LONDON (Reuters) - Banks could fall silent on the question of Britain’s continued membership of the European Union this month, or run the risk of fines and even jail time for staff who breach campaign rules for a June 23 referendum.
Britain’s electoral law places strict limits on political communication during official campaign periods, which in the case of the referendum on whether to remain in the European Union starts 10 weeks before the vote, on April 15.
The law bars all companies from spending more than 10,000 pounds on influencing the outcome during the campaign, unless they formally register as campaigners, in which case they can spend up to 700,000.
Only 13 companies have registered so far, and none of the major banks is among them, although many say leaving the EU would hurt their businesses and have spoken out vocally in favour of staying in before the official campaign starts.
Large investment firms such as Goldman Sachs GS.N and JPMorgan JPM.N have made donations to fund the "In" campaign, Reuters has reported. They are now planning a much more conservative strategy, people familiar with their plans said.
Banks are used to wording their communications carefully in Britain during elections to avoid unintended partisanship. But the referendum requires more care than usual, said Charles Brasted, partner at law firm Hogan Lovells and specialist in British and EU public law.”If you’re not a campaigner in the normal sense of that word, the risk is you accidentally fall within the definition by virtue of what you’re doing, even if you didn’t intend to campaign for one side or another,” Brasted told Reuters.
“Businesses are concerned to get it right as this is, in many ways, a bigger question than a General Election where you can change your mind in a few years. There is a higher than usual degree of focus to make sure they’re following the rules.”
The “Out” campaign is expected to be watching.
“There are clear rules on whether companies and people with money can spend that on the elections and they have to abide by the rules,” former Conservative minister and longstanding Euroskeptic John Redwood told Reuters. “The electoral law is very clear and it is laid down for very good reasons.”
The British Bankers Association, the main trade body for the industry, has contacted members to highlight the laws governing how institutions should communicate publicly during the campaign period, according to a copy of an email seen by Reuters.
Any research, roundtables, conferences, dinners, debates or polling about the referendum or any information related to the vote published on company websites, blogs or social media could breach electoral rules, the BBA said. “The activities that amount to campaigning are very broad,” the confidential email dated at the end of February said. The BBA declined to make further comment.
Reuters spoke to 10 leading banks based in Britain who said they had taken legal advice on the rules. Some are issuing advice to staff.Bank of America has issued guidance to senior staff “to help employees and the company ensure compliance with relevant legal requirements during the referendum period,” a spokeswoman said, without disclosing details.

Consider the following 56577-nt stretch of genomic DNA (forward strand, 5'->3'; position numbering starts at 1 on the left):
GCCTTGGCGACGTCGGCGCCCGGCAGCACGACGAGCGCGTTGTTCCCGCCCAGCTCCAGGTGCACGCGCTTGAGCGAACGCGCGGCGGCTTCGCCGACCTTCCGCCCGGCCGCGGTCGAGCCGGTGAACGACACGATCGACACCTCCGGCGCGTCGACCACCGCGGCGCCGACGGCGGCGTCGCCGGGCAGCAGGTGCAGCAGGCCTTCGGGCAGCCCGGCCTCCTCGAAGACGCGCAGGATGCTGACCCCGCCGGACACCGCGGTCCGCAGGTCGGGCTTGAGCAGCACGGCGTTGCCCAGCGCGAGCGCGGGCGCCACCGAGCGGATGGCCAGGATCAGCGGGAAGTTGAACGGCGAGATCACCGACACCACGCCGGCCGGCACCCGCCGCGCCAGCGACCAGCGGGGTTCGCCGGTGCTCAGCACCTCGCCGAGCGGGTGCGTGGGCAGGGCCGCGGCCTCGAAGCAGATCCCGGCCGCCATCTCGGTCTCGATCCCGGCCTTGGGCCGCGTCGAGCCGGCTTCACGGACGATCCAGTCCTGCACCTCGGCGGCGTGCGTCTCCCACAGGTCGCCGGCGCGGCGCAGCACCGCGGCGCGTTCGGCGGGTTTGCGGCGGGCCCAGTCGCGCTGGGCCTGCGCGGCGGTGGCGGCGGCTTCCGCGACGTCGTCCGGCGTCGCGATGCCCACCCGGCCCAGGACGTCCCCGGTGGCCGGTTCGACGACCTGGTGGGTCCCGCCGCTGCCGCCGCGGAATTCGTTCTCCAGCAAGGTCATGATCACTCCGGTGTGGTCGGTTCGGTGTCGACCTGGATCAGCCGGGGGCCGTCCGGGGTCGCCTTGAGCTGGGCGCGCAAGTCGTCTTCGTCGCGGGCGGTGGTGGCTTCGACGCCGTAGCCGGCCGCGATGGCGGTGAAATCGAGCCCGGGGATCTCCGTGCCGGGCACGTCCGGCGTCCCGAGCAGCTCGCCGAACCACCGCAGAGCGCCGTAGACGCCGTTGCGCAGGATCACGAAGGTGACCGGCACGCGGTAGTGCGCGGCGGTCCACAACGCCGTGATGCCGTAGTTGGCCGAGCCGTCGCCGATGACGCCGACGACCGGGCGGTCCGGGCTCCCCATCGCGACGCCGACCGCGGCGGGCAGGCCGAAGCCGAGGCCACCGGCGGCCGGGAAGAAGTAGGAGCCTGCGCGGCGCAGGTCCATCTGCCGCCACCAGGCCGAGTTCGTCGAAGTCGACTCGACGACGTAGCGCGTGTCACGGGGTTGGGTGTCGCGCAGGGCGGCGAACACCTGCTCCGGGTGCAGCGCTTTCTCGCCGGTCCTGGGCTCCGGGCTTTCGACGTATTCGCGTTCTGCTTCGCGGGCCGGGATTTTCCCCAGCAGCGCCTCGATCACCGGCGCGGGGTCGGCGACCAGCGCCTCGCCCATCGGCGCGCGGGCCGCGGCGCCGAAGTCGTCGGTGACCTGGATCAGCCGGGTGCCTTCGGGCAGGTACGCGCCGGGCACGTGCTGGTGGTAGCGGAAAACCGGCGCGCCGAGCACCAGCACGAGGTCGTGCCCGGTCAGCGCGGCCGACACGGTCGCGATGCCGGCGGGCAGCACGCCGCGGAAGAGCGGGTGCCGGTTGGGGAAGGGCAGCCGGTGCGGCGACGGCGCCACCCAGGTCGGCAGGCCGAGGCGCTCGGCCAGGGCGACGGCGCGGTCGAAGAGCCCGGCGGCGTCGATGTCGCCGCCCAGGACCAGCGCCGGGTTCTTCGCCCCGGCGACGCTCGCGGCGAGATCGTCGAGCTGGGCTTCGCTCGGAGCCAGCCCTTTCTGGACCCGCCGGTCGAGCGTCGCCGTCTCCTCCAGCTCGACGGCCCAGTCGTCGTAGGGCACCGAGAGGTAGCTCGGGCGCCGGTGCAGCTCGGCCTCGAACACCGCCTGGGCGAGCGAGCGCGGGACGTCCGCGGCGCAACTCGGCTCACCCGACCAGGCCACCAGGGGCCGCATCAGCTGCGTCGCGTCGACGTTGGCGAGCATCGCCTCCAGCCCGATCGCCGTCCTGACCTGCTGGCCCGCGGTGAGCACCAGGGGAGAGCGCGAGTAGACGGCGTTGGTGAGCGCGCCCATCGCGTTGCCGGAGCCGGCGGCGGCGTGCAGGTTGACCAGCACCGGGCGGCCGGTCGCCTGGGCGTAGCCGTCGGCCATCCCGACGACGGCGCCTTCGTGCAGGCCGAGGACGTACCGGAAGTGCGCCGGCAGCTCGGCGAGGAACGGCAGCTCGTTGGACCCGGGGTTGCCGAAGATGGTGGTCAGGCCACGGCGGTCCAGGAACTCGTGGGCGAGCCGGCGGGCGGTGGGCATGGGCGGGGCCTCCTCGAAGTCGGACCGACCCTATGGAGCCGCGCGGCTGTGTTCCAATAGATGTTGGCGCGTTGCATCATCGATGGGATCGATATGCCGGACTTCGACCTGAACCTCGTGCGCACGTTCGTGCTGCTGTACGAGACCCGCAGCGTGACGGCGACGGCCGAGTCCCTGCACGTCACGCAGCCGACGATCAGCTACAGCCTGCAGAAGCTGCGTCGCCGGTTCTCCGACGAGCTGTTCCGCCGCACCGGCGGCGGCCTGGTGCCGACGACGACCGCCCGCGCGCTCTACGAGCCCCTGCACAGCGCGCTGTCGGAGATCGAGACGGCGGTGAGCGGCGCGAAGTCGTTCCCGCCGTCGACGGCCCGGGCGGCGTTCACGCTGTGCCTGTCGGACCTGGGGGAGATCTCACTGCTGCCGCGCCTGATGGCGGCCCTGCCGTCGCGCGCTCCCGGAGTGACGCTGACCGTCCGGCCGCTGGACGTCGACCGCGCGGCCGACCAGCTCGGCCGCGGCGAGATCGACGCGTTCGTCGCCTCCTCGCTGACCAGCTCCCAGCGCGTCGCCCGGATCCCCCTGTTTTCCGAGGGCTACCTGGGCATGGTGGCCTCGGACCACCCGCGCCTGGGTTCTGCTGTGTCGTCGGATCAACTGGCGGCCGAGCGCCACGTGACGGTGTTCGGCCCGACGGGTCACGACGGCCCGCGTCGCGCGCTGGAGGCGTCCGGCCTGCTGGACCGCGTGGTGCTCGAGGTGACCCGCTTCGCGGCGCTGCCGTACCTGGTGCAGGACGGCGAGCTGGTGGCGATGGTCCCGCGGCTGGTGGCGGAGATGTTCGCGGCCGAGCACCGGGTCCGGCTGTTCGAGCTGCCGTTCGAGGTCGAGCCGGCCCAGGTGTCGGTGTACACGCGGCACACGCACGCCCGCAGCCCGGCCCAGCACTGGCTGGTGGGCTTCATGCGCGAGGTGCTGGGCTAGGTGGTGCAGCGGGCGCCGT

The remaining nine banks declined to comment on the record.
While bankers were reluctant to discuss their legal advice publicly, some said privately that they did not believe the rules would stop them from providing clients with regular economic research, but might require them to tone down rhetoric.
“There is going to be a chilling effect,” said one employee of a UK-based bank, who asked not be identified while discussing legal advice. “There will be lots of organisations that think it is better to be cautious on this sort of stuff.”
“It’s difficult to interpret,” said another employee at an overseas bank with offices in Britain. “This is different to elections. It’s a lot more partisan and both sides are looking to exploit chinks in the other’s armour.”
Several bankers expected far more scrutiny on the issue than during Britain’s last referendum, when Scotland voted against independence in 2014, because the largely pro-EU banking sector has more at stake this time, and the “Out” campaign will be watching more closely.
In theory, breaking election rules could result in hefty cash penalties or up to a year in prison for errant employees. Banks have been hit by massive legal costs and penalties after a number of scandals since the 2008 financial crisis, and are keen to avoid more trouble.
Another lawyer, who declined to be identified citing client confidentiality, said he had warned clients that the cost of writing and publishing research notes that refer to the impact of Brexit could be judged as referendum expenses against the 10,000 pound limit.
Publishing research that was sent out unsolicited, as opposed to requested by clients, would be more at risk, he said. Briefing clients privately should not be a problem, nor would communications sent to clients abroad who cannot vote.
Among major law firms providing big banks with guidance are Allen & Overy and Clifford Chance. Both declined to comment, citing client confidentiality.
The Electoral Commission said it plans to issue further guidance on what activities will be allowed before the formal election period begins.
Additional reporting by Huw Jones; editing by Sinead Cruise and Peter Graff
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